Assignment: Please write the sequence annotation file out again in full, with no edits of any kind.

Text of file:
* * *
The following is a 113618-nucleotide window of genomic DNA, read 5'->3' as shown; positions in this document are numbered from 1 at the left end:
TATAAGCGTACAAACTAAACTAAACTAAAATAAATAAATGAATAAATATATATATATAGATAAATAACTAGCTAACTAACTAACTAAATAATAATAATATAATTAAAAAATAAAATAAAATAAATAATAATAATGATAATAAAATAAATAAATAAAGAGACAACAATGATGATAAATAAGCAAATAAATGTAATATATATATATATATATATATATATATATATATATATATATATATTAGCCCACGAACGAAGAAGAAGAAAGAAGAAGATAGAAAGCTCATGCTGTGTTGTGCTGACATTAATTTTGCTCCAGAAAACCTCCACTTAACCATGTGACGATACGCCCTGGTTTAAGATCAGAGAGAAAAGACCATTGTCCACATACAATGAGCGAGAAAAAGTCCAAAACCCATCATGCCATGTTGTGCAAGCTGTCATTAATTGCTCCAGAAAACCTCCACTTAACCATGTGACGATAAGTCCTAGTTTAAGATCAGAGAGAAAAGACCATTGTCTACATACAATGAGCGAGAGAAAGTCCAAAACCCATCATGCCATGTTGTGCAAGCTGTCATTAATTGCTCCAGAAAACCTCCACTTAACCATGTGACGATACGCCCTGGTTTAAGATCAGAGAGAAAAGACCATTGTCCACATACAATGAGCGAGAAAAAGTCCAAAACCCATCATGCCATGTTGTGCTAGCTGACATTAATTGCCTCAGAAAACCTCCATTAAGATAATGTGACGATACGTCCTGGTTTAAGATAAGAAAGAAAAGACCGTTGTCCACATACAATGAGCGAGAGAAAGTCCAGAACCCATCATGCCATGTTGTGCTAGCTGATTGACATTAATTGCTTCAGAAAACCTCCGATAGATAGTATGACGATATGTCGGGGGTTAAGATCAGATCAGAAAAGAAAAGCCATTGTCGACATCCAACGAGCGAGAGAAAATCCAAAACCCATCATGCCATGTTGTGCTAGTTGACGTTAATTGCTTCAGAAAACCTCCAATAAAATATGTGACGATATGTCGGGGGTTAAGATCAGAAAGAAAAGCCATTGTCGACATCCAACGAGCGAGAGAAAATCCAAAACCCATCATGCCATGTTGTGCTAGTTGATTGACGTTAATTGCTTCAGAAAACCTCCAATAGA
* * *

The following is a 113618-nucleotide window of genomic DNA, read 5'->3' as shown; positions in this document are numbered from 1 at the left end:
TATAAGCGTACAAACTAAACTAAACTAAAATAAATAAATGAATAAATATATATATATAGATAAATAACTAGCTAACTAACTAACTAAATAATAATAATATAATTAAAAAATAAAATAAAATAAATAATAATAATGATAATAAAATAAATAAATAAAGAGACAACAATGATGATAAATAAGCAAATAAATGTAATATATATATATATATATATATATATATATATATATATATATATATTAGCCCACGAACGAAGAAGAAGAAAGAAGAAGATAGAAAGCTCATGCTGTGTTGTGCTGACATTAATTTTGCTCCAGAAAACCTCCACTTAACCATGTGACGATACGCCCTGGTTTAAGATCAGAGAGAAAAGACCATTGTCCACATACAATGAGCGAGAAAAAGTCCAAAACCCATCATGCCATGTTGTGCAAGCTGTCATTAATTGCTCCAGAAAACCTCCACTTAACCATGTGACGATAAGTCCTAGTTTAAGATCAGAGAGAAAAGACCATTGTCTACATACAATGAGCGAGAGAAAGTCCAAAACCCATCATGCCATGTTGTGCAAGCTGTCATTAATTGCTCCAGAAAACCTCCACTTAACCATGTGACGATACGCCCTGGTTTAAGATCAGAGAGAAAAGACCATTGTCCACATACAATGAGCGAGAAAAAGTCCAAAACCCATCATGCCATGTTGTGCTAGCTGACATTAATTGCCTCAGAAAACCTCCATTAAGATAATGTGACGATACGTCCTGGTTTAAGATAAGAAAGAAAAGACCGTTGTCCACATACAATGAGCGAGAGAAAGTCCAGAACCCATCATGCCATGTTGTGCTAGCTGATTGACATTAATTGCTTCAGAAAACCTCCGATAGATAGTATGACGATATGTCGGGGGTTAAGATCAGATCAGAAAAGAAAAGCCATTGTCGACATCCAACGAGCGAGAGAAAATCCAAAACCCATCATGCCATGTTGTGCTAGTTGACGTTAATTGCTTCAGAAAACCTCCAATAAAATATGTGACGATATGTCGGGGGTTAAGATCAGAAAGAAAAGCCATTGTCGACATCCAACGAGCGAGAGAAAATCCAAAACCCATCATGCCATGTTGTGCTAGTTGATTGACGTTAATTGCTTCAGAAAACCTCCAATAGA